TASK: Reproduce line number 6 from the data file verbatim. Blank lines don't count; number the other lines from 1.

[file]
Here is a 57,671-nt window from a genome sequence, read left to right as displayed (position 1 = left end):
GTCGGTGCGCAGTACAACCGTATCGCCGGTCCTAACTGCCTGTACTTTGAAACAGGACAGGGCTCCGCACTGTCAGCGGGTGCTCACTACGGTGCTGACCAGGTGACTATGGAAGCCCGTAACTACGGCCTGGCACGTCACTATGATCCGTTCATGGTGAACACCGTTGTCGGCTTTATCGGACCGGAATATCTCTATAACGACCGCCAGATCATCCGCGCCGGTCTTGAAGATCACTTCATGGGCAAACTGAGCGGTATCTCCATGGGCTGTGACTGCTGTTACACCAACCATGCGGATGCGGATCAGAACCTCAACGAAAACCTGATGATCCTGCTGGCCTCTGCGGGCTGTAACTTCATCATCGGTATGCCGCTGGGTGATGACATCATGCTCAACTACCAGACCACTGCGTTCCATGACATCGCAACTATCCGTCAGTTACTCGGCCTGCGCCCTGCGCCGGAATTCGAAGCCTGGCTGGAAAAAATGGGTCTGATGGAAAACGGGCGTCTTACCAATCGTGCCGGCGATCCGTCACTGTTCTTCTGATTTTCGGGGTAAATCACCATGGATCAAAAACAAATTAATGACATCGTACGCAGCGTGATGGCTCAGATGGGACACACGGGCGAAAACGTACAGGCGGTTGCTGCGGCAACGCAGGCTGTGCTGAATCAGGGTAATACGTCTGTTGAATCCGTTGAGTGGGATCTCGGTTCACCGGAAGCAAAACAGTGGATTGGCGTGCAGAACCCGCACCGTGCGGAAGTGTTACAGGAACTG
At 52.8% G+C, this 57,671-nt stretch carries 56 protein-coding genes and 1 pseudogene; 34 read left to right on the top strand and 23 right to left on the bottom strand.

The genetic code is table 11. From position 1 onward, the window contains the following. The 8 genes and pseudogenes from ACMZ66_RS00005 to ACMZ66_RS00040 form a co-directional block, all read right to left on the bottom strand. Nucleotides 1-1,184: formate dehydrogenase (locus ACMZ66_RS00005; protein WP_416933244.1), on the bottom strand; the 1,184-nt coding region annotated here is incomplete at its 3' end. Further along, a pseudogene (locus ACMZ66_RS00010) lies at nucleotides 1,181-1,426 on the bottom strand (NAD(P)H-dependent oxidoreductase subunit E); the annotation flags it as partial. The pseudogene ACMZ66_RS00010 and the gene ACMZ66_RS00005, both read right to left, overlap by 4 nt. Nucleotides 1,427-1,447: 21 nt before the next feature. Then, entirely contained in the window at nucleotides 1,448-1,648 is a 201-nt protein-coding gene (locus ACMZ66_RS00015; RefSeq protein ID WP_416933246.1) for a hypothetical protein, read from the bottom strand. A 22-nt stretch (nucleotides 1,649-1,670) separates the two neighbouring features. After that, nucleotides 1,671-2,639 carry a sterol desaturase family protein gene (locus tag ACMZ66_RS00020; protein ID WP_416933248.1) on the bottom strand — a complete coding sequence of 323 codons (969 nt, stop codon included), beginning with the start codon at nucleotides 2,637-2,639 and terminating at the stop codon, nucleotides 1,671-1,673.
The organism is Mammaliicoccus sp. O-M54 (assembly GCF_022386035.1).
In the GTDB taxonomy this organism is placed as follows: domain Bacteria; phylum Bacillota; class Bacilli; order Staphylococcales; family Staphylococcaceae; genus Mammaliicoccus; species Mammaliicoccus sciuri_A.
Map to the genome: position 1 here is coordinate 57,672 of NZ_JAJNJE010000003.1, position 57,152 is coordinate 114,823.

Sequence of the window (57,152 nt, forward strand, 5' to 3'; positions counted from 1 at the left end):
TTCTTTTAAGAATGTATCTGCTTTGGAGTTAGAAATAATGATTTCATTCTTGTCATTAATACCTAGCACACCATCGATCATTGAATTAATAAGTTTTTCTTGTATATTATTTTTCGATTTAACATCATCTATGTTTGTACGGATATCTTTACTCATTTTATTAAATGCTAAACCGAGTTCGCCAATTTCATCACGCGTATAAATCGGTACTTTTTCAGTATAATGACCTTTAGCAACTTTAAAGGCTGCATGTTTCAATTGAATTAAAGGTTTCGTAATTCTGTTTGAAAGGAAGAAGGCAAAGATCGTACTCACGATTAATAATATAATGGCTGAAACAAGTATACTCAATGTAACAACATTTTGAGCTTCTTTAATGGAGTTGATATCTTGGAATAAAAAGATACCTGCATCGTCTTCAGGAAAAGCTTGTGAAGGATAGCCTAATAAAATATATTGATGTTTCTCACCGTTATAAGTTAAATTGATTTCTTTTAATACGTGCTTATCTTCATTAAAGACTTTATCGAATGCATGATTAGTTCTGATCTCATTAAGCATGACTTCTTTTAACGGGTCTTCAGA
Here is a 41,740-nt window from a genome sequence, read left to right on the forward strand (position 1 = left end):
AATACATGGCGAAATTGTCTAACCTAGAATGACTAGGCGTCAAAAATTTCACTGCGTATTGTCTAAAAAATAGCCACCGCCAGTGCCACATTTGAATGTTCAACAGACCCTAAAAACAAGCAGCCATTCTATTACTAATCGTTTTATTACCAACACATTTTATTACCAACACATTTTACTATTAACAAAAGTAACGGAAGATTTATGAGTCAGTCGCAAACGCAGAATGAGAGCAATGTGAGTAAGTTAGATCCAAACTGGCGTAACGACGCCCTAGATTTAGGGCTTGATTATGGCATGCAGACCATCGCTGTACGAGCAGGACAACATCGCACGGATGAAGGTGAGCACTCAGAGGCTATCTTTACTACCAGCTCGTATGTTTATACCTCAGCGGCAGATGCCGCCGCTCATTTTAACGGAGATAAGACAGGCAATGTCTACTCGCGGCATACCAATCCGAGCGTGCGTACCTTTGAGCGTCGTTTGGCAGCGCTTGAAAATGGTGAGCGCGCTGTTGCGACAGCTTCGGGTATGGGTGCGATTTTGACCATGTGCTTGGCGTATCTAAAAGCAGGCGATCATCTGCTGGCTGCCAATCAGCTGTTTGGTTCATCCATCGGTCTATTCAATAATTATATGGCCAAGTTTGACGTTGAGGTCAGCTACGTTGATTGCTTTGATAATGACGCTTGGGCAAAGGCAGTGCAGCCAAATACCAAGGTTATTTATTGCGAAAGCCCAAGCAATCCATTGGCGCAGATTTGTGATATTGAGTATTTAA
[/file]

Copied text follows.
In the GTDB taxonomy this organism is placed as follows: domain Bacteria; phylum Bacillota; class Bacilli; order Staphylococcales; family Staphylococcaceae; genus Mammaliicoccus; species Mammaliicoccus sciuri_A.